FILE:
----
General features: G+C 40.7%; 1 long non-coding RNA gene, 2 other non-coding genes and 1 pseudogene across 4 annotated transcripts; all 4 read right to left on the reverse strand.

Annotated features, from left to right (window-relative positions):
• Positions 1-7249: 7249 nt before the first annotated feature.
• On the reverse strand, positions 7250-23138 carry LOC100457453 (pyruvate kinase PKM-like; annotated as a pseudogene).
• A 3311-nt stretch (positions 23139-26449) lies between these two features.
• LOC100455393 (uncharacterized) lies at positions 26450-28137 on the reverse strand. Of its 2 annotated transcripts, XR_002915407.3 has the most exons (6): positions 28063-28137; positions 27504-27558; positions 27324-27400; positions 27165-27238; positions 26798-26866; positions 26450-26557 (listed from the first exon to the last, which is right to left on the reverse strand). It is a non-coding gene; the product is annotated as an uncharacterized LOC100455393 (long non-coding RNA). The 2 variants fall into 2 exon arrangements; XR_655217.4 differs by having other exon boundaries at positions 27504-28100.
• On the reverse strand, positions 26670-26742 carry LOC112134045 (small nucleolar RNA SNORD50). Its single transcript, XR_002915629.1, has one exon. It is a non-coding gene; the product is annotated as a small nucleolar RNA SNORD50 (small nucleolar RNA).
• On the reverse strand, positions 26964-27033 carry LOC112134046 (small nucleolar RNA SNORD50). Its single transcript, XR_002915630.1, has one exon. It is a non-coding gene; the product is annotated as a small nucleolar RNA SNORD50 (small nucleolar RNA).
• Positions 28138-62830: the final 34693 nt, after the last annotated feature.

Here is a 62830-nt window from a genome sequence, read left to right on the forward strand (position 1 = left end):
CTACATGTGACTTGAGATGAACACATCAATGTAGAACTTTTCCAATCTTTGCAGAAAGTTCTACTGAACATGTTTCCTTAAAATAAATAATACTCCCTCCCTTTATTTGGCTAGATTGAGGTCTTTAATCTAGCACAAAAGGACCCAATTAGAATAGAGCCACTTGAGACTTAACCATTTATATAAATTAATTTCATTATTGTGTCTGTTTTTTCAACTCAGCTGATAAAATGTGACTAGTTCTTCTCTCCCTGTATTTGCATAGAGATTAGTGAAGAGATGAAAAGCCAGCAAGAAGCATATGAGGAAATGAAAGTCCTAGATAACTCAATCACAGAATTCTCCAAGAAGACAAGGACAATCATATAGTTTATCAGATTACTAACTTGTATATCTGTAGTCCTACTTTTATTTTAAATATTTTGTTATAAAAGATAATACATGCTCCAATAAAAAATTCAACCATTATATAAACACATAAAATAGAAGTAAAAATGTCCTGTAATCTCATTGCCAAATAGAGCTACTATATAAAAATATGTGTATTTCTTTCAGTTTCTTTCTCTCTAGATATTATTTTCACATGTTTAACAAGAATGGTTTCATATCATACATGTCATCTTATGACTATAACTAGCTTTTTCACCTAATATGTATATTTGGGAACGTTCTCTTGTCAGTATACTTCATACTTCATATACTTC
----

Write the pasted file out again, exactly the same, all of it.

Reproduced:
General features: G+C 40.7%; 1 long non-coding RNA gene, 2 other non-coding genes and 1 pseudogene across 4 annotated transcripts; all 4 read right to left on the reverse strand.

Annotated features, from left to right (window-relative positions):
• Positions 1-7249: 7249 nt before the first annotated feature.
• On the reverse strand, positions 7250-23138 carry LOC100457453 (pyruvate kinase PKM-like; annotated as a pseudogene).
• A 3311-nt stretch (positions 23139-26449) lies between these two features.
• LOC100455393 (uncharacterized) lies at positions 26450-28137 on the reverse strand. Of its 2 annotated transcripts, XR_002915407.3 has the most exons (6): positions 28063-28137; positions 27504-27558; positions 27324-27400; positions 27165-27238; positions 26798-26866; positions 26450-26557 (listed from the first exon to the last, which is right to left on the reverse strand). It is a non-coding gene; the product is annotated as an uncharacterized LOC100455393 (long non-coding RNA). The 2 variants fall into 2 exon arrangements; XR_655217.4 differs by having other exon boundaries at positions 27504-28100.
• On the reverse strand, positions 26670-26742 carry LOC112134045 (small nucleolar RNA SNORD50). Its single transcript, XR_002915629.1, has one exon. It is a non-coding gene; the product is annotated as a small nucleolar RNA SNORD50 (small nucleolar RNA).
• On the reverse strand, positions 26964-27033 carry LOC112134046 (small nucleolar RNA SNORD50). Its single transcript, XR_002915630.1, has one exon. It is a non-coding gene; the product is annotated as a small nucleolar RNA SNORD50 (small nucleolar RNA).
• Positions 28138-62830: the final 34693 nt, after the last annotated feature.

Here is a 62830-nt window from a genome sequence, read left to right on the forward strand (position 1 = left end):
CTACATGTGACTTGAGATGAACACATCAATGTAGAACTTTTCCAATCTTTGCAGAAAGTTCTACTGAACATGTTTCCTTAAAATAAATAATACTCCCTCCCTTTATTTGGCTAGATTGAGGTCTTTAATCTAGCACAAAAGGACCCAATTAGAATAGAGCCACTTGAGACTTAACCATTTATATAAATTAATTTCATTATTGTGTCTGTTTTTTCAACTCAGCTGATAAAATGTGACTAGTTCTTCTCTCCCTGTATTTGCATAGAGATTAGTGAAGAGATGAAAAGCCAGCAAGAAGCATATGAGGAAATGAAAGTCCTAGATAACTCAATCACAGAATTCTCCAAGAAGACAAGGACAATCATATAGTTTATCAGATTACTAACTTGTATATCTGTAGTCCTACTTTTATTTTAAATATTTTGTTATAAAAGATAATACATGCTCCAATAAAAAATTCAACCATTATATAAACACATAAAATAGAAGTAAAAATGTCCTGTAATCTCATTGCCAAATAGAGCTACTATATAAAAATATGTGTATTTCTTTCAGTTTCTTTCTCTCTAGATATTATTTTCACATGTTTAACAAGAATGGTTTCATATCATACATGTCATCTTATGACTATAACTAGCTTTTTCACCTAATATGTATATTTGGGAACGTTCTCTTGTCAGTATACTTCATACTTCATATACTTC